I find this a very rich case that makes for a great introduction to my course. To get the most out of it, you need to spend some time thinking about what the company does. Read the case carefully.
1. What does Patten Corporation do? What does it buy? What goods or services does it sell? How does Patten make money?
2. Is Patten profitable or unprofitable? If it is profitable, what does the company do that makes it profitable? If profitable, is it likely to remain profitable? If not profitable, why not? If not profitable, will it ever become profitable? Why or why not? Is it cash flow positive or cash flow negative? If cash positive, why? Is it likely to remain cash positive? If cash negative, why? How long is it likely to remain cash negative? What inferences do you draw from Patten’s profits and cash flows?
3. If you ran Patten Corporation, would you be concerned about the company’s current performance? What issues would keep you awake at night?
4. How does Patten recognize revenues? Do you agree or disagree with this revenue recognition policy? If you disagree, what alternative revenue recognition policy would you propose using? Why is the revenue recognition policy you recommend better than Patten’s current revenue recognition policy?
Bridgeton Industries: Automotive Component & Fabrication Plant
This case is a terrific preview to many of the subjects we will discuss in the course. Read the case and work through the following questions to help you get familiar with the numbers. Pay particular attention to question 6.
1.The overhead allocation rate used in the 1987 model year strategy study at the Automotive Component & Fabrication Plant (ACF) was 435% of direct labor dollar cost. Calculate the overhead allocation rate using the 1987 model year budget. Calculate the overhead allocation rate for each of the model years 1988 through 1990. Are the changes since 1987 in overhead allocation rates significant? Why have these changes occurred?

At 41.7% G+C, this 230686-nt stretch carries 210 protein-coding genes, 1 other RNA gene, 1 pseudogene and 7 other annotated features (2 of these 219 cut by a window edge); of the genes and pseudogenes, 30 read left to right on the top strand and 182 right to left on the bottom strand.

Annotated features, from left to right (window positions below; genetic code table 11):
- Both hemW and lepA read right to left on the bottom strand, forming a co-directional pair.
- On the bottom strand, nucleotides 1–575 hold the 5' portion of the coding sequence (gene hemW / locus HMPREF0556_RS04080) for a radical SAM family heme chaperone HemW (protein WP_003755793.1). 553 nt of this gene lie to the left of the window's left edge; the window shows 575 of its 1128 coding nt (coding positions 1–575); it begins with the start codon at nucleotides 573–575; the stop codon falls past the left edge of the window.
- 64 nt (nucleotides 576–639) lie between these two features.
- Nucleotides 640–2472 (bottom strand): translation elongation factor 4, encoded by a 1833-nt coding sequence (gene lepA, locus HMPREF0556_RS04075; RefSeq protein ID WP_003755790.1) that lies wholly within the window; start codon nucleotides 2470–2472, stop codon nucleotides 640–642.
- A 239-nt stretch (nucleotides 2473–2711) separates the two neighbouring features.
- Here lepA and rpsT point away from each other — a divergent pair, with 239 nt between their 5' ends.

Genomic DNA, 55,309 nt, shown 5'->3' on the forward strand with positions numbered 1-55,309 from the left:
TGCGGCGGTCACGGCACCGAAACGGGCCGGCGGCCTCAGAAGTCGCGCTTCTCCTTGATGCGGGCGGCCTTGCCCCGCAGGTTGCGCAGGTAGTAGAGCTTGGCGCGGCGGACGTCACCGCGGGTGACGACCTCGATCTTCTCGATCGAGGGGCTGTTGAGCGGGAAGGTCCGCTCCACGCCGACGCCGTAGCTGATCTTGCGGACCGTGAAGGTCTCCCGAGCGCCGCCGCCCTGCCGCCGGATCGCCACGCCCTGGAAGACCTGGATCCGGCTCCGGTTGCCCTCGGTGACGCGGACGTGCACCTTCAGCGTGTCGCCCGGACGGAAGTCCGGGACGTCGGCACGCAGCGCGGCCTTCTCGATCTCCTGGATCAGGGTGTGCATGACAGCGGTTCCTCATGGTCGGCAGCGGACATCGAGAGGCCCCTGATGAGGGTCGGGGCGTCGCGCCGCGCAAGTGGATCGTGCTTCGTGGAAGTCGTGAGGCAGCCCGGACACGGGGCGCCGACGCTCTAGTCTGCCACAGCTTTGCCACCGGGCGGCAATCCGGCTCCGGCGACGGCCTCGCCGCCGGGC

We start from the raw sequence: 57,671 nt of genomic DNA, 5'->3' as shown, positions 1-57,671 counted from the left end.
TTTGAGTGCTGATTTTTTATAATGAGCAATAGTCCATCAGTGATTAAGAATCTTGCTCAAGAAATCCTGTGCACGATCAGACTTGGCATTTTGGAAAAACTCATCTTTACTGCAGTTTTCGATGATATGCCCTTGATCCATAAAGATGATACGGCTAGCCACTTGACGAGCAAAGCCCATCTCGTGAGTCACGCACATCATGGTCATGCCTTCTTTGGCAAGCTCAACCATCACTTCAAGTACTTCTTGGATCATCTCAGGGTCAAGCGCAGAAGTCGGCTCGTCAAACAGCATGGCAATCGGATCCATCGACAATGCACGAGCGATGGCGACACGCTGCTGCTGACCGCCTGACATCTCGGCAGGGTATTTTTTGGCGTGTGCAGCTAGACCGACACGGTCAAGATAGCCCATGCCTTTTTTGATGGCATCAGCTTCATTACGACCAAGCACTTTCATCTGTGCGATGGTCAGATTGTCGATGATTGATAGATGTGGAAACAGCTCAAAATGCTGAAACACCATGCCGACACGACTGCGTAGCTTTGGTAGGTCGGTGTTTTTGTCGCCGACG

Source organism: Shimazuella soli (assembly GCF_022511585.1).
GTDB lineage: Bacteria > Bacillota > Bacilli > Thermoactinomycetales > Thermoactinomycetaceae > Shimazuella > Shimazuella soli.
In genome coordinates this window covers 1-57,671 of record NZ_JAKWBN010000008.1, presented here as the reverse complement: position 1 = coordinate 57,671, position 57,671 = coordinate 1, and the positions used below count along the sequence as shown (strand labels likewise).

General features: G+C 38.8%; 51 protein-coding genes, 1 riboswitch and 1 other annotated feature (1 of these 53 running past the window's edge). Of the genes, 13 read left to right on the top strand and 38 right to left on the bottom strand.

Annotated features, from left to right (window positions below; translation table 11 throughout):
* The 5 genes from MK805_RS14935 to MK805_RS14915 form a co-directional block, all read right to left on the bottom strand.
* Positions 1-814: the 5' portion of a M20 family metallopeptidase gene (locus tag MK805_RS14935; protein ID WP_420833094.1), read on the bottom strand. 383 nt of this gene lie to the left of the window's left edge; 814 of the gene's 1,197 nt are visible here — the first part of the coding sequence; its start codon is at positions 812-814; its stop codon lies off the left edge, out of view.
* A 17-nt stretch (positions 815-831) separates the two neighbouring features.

2.Consider two products in the same product line:
| |Product 1 |Product 2 | |Expected Selling Price |$62 |$54 | |Standard Material Cost |16 |27 | |Standard Labor Cost |6 |3 |
Calculate the expected gross margins as a percentage of selling price on each product based on the 1988 and 1990 model year budgets, assuming selling price and material and labor cost do not change from standard.
4.Are the product costs reported by the cost system appropriate for use in the strategic analysis?
5.Assume that the selling prices, volumes, and material costs for the 1991 model year will not change for fuel tanks and doors produced by the ACF of Bridgeton Industries. Assume also that if manifolds are produced, their selling prices, volume, and material costs will not change either.
6. Prepare an estimated model year budget for the ACF in 1991
(1)if no additional products are dropped; and (2)if the manifold product line is dropped.
Explain any additional assumptions you make in preparing your estimated model year budgets.
b.What will be the overhead allocation rate under the two scenarios?
7. Assume you have been hired as a consultant by Bridgeton Industries to advise the company as to whether or not the company should outsource manifolds. Would you outsource manifolds from the ACF in 1991? Why, or why not?
Siemens Electric Motor Works (A)
1. Calculate the cost of the five orders in Exhibit 4 under the traditional and new systems. Hint: Firs calculate the cost of processing an order and handling a special component.
2. Calculate traditional and new system costs for...